In Gurgaon, a young deputy imam named Maulana Hafiz Saad, aged 19, who actively sought Hindu-Muslim harmony, was killed.
The mosque he was in, in the Millennium City suburb was deliberately set on fire. The incident occurred just an hour’s drive away from the Prime Minister’s residence in the capital.
In a video shared by a family member, Maulana Saad was seen reciting a prayer that emphasized unity between Hindus and Muslims, praying for a harmonious India. He served as the deputy imam at the Anjuman Jama Masjid, situated in Gurgaon’s Sector 57, a rapidly growing corporate hub housing offices of numerous multinational companies, and governed by the BJP in Haryana.
Originally from Sitamarhi in Bihar, Maulana Saad had joined the mosque only six months prior to the tragic event, according to the police.
The attack on the mosque occurred following communal violence in Haryana’s Nuh district, where four people, including two home guards, were killed, and several others injured during clashes triggered by a procession organized by the Bajrang Dal and the Vishwa Hindu Parishad (VHP).
Around 45 to 50 miscreants attacked the Anjuman Jama Masjid, resulting in the death of Maulana Saad. The police have arrested some suspects in connection with the incident, and investigations are ongoing.
Subsequently, further violence erupted in Badshahpur, Gurgaon, where several shops, including biryani and meat shops, were set on fire by around 200 attackers who arrived on motorcycles and SUVs. The situation raises questions about the enforcement of Section 144, as a large group assembled despite the prohibition.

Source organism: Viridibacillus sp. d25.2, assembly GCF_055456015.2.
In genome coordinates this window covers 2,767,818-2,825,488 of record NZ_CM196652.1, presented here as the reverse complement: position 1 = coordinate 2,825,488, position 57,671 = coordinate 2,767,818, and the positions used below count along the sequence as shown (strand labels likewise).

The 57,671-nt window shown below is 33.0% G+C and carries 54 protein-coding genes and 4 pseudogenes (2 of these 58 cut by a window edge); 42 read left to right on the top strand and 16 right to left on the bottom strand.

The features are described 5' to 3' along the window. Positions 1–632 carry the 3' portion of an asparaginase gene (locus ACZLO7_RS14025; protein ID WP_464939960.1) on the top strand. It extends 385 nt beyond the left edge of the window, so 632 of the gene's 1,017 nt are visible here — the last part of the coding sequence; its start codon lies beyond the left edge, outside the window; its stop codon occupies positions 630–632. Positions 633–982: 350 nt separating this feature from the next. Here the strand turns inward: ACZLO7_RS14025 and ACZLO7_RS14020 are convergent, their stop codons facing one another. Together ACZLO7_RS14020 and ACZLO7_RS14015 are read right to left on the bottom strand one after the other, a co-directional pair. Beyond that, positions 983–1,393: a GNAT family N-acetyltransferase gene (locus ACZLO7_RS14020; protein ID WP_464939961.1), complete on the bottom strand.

Prior to the violent incidents, hate-filled and provocative videos targeting Muslims circulated in the area, adding fuel to the fire and leading to communal disturbances.
The incident in Nuh has caused concern among political figures and analysts, who are troubled by the growing communal tensions in the region and call for peaceful coexistence between communities.
The former Jammu and Kashmir governor Satyapal Malik said the violence that began in Haryana’s Nuh and spread to different parts of the state was not spontaneous. According to him, the attacks in seven to eight different places were well-coordinated with the aim of creating a communal divide.
The whole country will burn like Manipur if these people are not contained,” he said. “Jats by culture or tradition believe in the Arya Samaj way of life and are not very religious in the traditional sense of the term. Neither are the Muslims of this area very traditional in their outlook. Therefore one has never heard of the two communities clashing in this manner ever since Independence. And these attacks will only increase in the run-up to 2024 as is evident in Manipur,” he said addressing a packed hall at the Constitution Club.